Human Resources/Leo Lingham
I just read your answer on one of the letter sender who send on you about recruitment process.
In lieu with this, i would like to ask you a question on how we can measure the efficiency/effectivity of Internal and External Recruitment Process.
I am hoping for your positive response on my question.
It has been debated many times, but the question of whether recruitment is best done with internal or external resources can only be answered at an organizational level, based upon a cost-benefit analysis.
When doing this analysis, consider which method of recruitment scores higher on the following metrics:
1. Quality of hire
2. Time to fill
3. Culture fit
4. Candidate experience/impact on EVP
It’s time to take a close inspection of each of these areas.
Quality of Hire
Most internal recruiters, at least in medium- to large-sized companies, rely on Web-based systems to do the initial screening and culling of applicants. They lack incentives, and also lack penalties, for how well they recruit. With external recruiters, there are often no metrics in place at all, other than time to fill. If metrics for quality of hire are clearly tracked and compared between internal and external recruiters, it can help identify the best recruitment model for your business because you will be able to tell who is providing the highest-quality candidates.
Linking recruiter pay to quality of hire is a critical step in ensuring that recruiters make solid recommendations to line managers, who ultimately make the hiring decision. Agency recruiters can be measured based on client feedback and the number of times roles have to be re-filled at no charge to the client, which can happen if the wrong hire is made and if the client organization does not have a formal way to measure its recruitment suppliers on this metric.
If you use a hybrid model, consider measuring and comparing both your internal and external recruiters on the quality of new hires. After implementing such a metric, measure them upon their first placement, at six and 12 weeks, again at six months, and then at regular intervals.
Time to Fill
Jobs can often be filled faster by using agencies (particularly within specialized industries) because they have large applicant pools. Good recruiters will always have warm candidates they keep in touch with.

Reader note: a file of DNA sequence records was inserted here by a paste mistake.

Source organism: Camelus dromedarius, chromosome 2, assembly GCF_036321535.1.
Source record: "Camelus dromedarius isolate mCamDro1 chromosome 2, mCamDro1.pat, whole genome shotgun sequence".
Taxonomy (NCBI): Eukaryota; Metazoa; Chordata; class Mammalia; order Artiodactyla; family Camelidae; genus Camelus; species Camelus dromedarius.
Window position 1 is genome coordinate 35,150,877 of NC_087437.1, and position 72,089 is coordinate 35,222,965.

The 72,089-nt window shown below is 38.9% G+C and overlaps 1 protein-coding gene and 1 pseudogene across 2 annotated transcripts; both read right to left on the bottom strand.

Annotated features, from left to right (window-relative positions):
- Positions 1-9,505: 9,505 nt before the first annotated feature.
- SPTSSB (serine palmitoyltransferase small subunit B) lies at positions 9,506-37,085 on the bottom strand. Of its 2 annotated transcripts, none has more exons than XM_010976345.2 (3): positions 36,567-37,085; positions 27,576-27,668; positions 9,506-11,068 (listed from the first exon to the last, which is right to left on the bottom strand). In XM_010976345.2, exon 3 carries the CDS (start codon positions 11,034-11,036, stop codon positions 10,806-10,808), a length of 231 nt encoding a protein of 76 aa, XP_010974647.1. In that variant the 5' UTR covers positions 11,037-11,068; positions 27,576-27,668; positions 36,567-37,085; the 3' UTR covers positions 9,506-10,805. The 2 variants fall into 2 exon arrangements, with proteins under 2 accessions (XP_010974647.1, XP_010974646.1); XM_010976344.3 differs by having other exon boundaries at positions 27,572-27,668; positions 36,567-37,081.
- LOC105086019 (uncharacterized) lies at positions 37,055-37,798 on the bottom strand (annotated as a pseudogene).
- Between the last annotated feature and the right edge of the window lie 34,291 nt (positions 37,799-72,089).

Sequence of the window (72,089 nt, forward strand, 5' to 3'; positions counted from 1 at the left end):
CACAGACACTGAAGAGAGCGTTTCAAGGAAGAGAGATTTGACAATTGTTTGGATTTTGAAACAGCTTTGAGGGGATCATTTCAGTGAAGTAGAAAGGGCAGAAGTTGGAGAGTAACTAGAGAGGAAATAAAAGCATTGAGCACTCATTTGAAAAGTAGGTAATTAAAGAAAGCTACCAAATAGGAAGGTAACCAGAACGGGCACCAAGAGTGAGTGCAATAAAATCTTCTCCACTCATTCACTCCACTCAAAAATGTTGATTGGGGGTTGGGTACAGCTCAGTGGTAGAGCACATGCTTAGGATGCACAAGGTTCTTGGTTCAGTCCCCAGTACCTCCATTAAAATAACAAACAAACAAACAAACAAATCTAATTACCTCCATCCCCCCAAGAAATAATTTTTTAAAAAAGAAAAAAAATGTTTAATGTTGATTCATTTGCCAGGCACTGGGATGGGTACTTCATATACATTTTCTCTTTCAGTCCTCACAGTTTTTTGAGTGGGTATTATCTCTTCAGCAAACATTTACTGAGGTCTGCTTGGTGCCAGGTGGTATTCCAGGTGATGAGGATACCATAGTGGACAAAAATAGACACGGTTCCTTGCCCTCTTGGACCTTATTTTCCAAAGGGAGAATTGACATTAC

Often, when external recruiters are pre-screening and presenting candidates, it’s internal recruiting teams that hold the process up. It’s not necessarily their fault, as priorities sometimes change, putting recruitment on hold, or as role requirements are revised, but it speaks to a core challenge facing the recruitment community today.
One key reason recruitment is delayed is that budget for a role has not been approved prior to beginning the search process. As everyone knows, you shouldn’t go to market until you’re certain you need to fill a role and that money is available to do so. It seems that many companies still retain search firms, spend money on advertising positions, and start seeing candidates without a confirmed internal agreement. This has a decidedly negative impact on both the brand and the relationship with any candidates you have engaged if you withdraw from the process.
A second reason for delaying the process often has to do with how companies operate internally. While a new role may be budgeted, conflicting schedules, agendas, or priorities can mean delays in seeing candidates, or extending the number of interviews or assessments beyond what was originally planned.
Not only does this increase cost and time to fill the role, it also antagonizes candidates and may mean you secure the runner-up instead of your preferred applicant, or worse, you’re left with no suitable candidate at all, forcing you to begin the process anew.
If you’re using agencies that have pre-screened candidates for you, move those candidates through the internal process, make decisions about individual applicants, and follow up quickly. Given the shortage of candidates in the market, this should be a given.
The need for speed in recruitment, to manage costs and to fill roles, especially empty ones, must be balanced with the need to find the best candidate for the role, considering all aspects, including culture fit.
Internal recruiters will be able to articulate and respond to questions about what it’s really like to work in your company in a way that external parties won’t. External recruiters will never know your business as well as your own staff, try as they may, because they don’t work in the organization on a day-to-day basis, experiencing all its nuances and political challenges. As a result, many organizations think that recruitment can be done better by an in-house team who know and live the corporate culture and understand stakeholders best.